Here’s how you can maximize the battery life on your Galaxy S9 or S9+.
Samsung took a conservative approach with this year’s Galaxy S9 and S9+, with both models sporting a similar design aesthetic. The battery life is unchanged from last year as well: the smaller Galaxy S9 has a 3000mAh battery, with the S9+ sporting a 3500mAh battery.
Like previous years, both devices come in two variants — a model for the U.S. and China powered by Qualcomm’s latest Snapdragon 845 chipset, and a global version that features Samsung’s own Exynos 9810. The differences between the Snapdragon and Exynos variants are minute, with the former edging out the latter by a slight margin when it comes to battery life.
The Exynos variant had the edge in this category over the last two years, but with the Galaxy S9 the Snapdragon 845 version is in the lead. We’re talking about minute differences, however, and when it comes to day-to-day usage both versions are evenly matched.
Regardless of whatever variant of the Galaxy S9 and S9+ you’re using, these tips should help you maximize the battery life on your device.
Turn off Always On Display
Always On Display on the Galaxy S9 and S9+ lets you quickly view the clock, calendar, and incoming notification alerts without having to switch on the screen. Always On Display doesn’t take up a lot of resources as both devices feature Samsung’s AMOLED panels, but if you’re using the Galaxy S9 and the battery doesn’t last an entire day, every little bit helps.
Uninstall (or disable) unused apps
Samsung loads its flagships to the gills with features, and as a result, there’s a considerable amount of content that’s pre-installed on the Galaxy S9 and S9+. Samsung has its own version of a calendar, messages, and the like, and while these cannot be disabled, you can get rid of a lot of pre-installed apps. Start with Microsoft Office: if you’re not going to use Redmond’s productivity suite, you should disable each app individually.
Based on your particular variant, you may also see carrier bloatware — thankfully, you should be able to disable or uninstall these apps from your device.
To do so, long press on an app icon, and tap the Disable option. If in the future you decide to start using any of the apps you’ve disabled, just head into Settings -> Apps and select the Disabled option from the drop-down menu on the top-left corner.
Isloate apps draining the battery
If you find that the battery on your S9 or S9+ is getting depleted faster than usual, then the first step is to isolate the issue. Android has built-in controls to prevent apps from using up system resources in the background, but an errant app update could cause it to misbehave.
Social media apps, in particular, tend to consume a lot of resources in the background, and to get an idea of how much power a particular app is consuming, head to System -> Device maintenance -> Battery.
Here you’ll be able to see how much battery a particular app’s using per hour, and you can hit the Save power button to clear all apps running in the background.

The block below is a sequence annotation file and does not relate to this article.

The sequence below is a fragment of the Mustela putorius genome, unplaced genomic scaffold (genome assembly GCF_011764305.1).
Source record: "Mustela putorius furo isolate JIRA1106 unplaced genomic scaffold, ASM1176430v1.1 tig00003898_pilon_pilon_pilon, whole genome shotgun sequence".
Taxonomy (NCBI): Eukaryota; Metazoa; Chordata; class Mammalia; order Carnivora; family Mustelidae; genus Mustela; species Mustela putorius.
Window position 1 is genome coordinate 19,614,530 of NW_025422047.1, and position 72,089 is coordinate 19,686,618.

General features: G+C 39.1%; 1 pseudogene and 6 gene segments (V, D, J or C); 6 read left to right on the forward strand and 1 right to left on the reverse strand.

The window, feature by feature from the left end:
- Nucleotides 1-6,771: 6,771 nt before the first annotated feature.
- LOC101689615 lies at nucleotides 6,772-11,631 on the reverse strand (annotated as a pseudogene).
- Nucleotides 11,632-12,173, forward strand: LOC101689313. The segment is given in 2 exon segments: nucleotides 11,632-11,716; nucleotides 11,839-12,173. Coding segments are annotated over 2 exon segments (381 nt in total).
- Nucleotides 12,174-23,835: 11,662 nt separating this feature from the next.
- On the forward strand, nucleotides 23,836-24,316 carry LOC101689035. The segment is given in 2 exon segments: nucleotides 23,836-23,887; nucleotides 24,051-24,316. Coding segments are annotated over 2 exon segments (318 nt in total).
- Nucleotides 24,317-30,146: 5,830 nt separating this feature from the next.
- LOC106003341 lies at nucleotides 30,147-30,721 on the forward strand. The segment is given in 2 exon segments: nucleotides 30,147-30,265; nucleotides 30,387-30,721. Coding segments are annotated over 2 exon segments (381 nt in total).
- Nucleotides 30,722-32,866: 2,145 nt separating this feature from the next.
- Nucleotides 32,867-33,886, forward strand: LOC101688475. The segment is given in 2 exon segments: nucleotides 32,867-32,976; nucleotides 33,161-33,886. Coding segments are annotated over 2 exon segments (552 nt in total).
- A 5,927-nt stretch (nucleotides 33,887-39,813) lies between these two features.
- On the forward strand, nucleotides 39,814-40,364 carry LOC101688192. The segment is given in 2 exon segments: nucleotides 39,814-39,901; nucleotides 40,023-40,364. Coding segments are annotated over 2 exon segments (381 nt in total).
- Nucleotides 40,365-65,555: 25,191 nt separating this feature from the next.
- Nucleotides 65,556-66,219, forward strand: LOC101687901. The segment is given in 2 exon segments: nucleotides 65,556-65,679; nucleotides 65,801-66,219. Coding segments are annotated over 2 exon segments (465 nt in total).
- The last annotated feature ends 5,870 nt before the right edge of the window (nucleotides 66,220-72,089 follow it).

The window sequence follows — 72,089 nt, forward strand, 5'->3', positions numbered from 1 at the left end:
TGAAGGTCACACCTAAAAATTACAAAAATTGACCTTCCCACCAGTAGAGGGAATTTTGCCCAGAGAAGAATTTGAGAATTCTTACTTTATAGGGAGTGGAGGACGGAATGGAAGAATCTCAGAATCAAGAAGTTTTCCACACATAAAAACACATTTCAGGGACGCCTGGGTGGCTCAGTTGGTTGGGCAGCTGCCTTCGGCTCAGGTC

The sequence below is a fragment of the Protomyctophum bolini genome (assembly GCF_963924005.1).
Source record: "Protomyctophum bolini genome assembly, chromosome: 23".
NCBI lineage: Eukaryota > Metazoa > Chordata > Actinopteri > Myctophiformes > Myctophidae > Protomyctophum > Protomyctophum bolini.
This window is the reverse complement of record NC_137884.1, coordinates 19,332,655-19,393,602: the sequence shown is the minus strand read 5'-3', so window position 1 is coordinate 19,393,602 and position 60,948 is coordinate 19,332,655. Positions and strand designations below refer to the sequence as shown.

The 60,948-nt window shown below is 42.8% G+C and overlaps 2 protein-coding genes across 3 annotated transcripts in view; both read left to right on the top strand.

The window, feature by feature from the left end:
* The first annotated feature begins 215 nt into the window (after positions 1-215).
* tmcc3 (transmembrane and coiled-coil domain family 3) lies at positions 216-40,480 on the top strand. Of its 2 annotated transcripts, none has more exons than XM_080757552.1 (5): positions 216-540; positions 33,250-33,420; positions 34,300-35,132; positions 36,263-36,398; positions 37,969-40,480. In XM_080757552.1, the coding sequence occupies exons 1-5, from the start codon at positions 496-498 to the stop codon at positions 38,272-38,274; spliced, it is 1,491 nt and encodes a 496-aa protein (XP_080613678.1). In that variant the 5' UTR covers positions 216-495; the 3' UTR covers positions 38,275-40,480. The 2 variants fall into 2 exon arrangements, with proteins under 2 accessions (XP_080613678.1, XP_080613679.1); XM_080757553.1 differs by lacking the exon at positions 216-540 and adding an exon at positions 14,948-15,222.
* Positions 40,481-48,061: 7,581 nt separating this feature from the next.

Configure the performance mode
The Galaxy S9 and S9+ come with several preset performance modes for various use cases. The optimized mode is selected by default, and offers the ideal mix between battery life and performance. You get four modes — Optimized, Game, Entertainment, and High performance — and you can tailor the settings for each mode.
For day-to-day usage, you can select the optimized mode and set the screen resolution to FHD+ (2220×1080), and when you need added oomph for a game, you can switch modes so the device can deliver the maximum amount of performance.
Optimize optimize optimize
The Galaxy S9 and S9+ come with a nifty optimization feature that lets you clean up unnecessary files, kill background apps, and free up memory in one go. You can see the overall score from Settings -> Device maintenance, and then the feature will automatically offer recommendations on areas to optimize.
Set up battery saver
One way to easily extend battery life is to use the battery saver mode. There are two modes to choose from — Mid and Max — and like most things in the interface, you can adjust the settings to configure just how aggressive each mode is. The options include reducing the screen resolution to FHD+, throttling the processor, decreasing the brightness, and limiting background network use entirely.
You’ll also be able to get an overview of how much extra usage you’ll get out from each mode.
Start fresh and use Smart Switch
If the aforementioned fixes don’t work and you’re still not getting a day’s worth of battery life, there’s always the nuclear option of resetting your phone. But once you’re doing the initial configuration, make sure you skip the Google account restore options and set up the device from scratch.
Then use Samsung’s Smart Switch service to restore your apps, contacts, settings, photos, and data to your new device. This particular approach worked for a few users on our forums, so if you’re looking to fix persistent battery life problems on your S9 or S9+, try the Smart Switch option.
How are you finding the battery life on your S9 or S9+? Let me know in the comments below.
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April 2, 2018 at 05:01AM